AUGUSTA, Maine — Two of the state’s top political leaders are vowing a bipartisan effort to make government ethics, accountability and transparency key issues in the upcoming legislative session.
Republican Gov. Paul LePage and House Democratic leader Emily Cain are responding to a national report that gave Maine government an “F” for its potential for corruption.
Maine ranked 46th in the “State Integrity Investigation” by three nonpartisan groups that was released in mid-March.
Cain, the Democratic House leader who is running for a Senate seat from Orono, has proposed two linked initiatives that she hopes will lead to government ethics reform.
Cain said Tuesday she will ask her fellow lawmakers to form a bipartisan, joint select committee to consider ethics reform and report out a bill in the legislative session that begins in January, 2013.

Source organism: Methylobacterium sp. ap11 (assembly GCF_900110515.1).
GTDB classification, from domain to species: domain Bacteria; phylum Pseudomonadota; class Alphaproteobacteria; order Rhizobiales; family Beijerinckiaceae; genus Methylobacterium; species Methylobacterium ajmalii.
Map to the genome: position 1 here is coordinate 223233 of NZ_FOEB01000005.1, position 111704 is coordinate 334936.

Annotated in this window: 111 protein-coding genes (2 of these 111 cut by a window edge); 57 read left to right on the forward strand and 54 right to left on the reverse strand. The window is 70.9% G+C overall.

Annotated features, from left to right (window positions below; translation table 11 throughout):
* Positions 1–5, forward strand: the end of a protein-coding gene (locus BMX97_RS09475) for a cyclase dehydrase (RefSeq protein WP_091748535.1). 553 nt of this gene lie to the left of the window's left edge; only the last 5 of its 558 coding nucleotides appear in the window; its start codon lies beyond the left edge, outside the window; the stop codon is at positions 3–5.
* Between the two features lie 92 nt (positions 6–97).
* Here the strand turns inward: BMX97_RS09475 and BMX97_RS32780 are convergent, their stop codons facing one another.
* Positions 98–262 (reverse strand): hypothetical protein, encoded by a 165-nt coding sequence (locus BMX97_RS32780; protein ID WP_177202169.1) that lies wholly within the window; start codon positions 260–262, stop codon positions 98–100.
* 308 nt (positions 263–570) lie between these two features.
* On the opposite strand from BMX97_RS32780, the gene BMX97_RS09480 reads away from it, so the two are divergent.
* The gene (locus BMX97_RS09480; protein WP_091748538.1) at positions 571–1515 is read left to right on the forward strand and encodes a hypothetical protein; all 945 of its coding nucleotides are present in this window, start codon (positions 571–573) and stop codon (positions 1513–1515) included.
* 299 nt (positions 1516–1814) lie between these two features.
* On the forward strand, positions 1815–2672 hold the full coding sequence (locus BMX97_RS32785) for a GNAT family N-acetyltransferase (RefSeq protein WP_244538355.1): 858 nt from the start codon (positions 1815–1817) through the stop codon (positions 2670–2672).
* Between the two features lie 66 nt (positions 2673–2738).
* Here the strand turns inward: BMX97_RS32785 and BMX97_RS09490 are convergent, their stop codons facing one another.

“While the report didn’t reveal that Maine is corrupt, we have a lot of things to look at to do better,” Cain said, adding that she believes key areas of concern include nepotism, cronyism, legislative financial disclosure, government transparency and citizen access to information.
Cain on Tuesday submitted a “concept draft” bill, “An Act to Strengthen Maine's Ethics Laws and Improve Public Access to Information,” that she hopes will provide a vehicle for bipartisan reform proposals.
Cain said her reform effort could succeed where others have failed in the past in part because the public is more aware now of the potential for corruption.
“I think the fact that Maine had a public blemish in that report changes a mindset for the public and for legislators,” Cain said.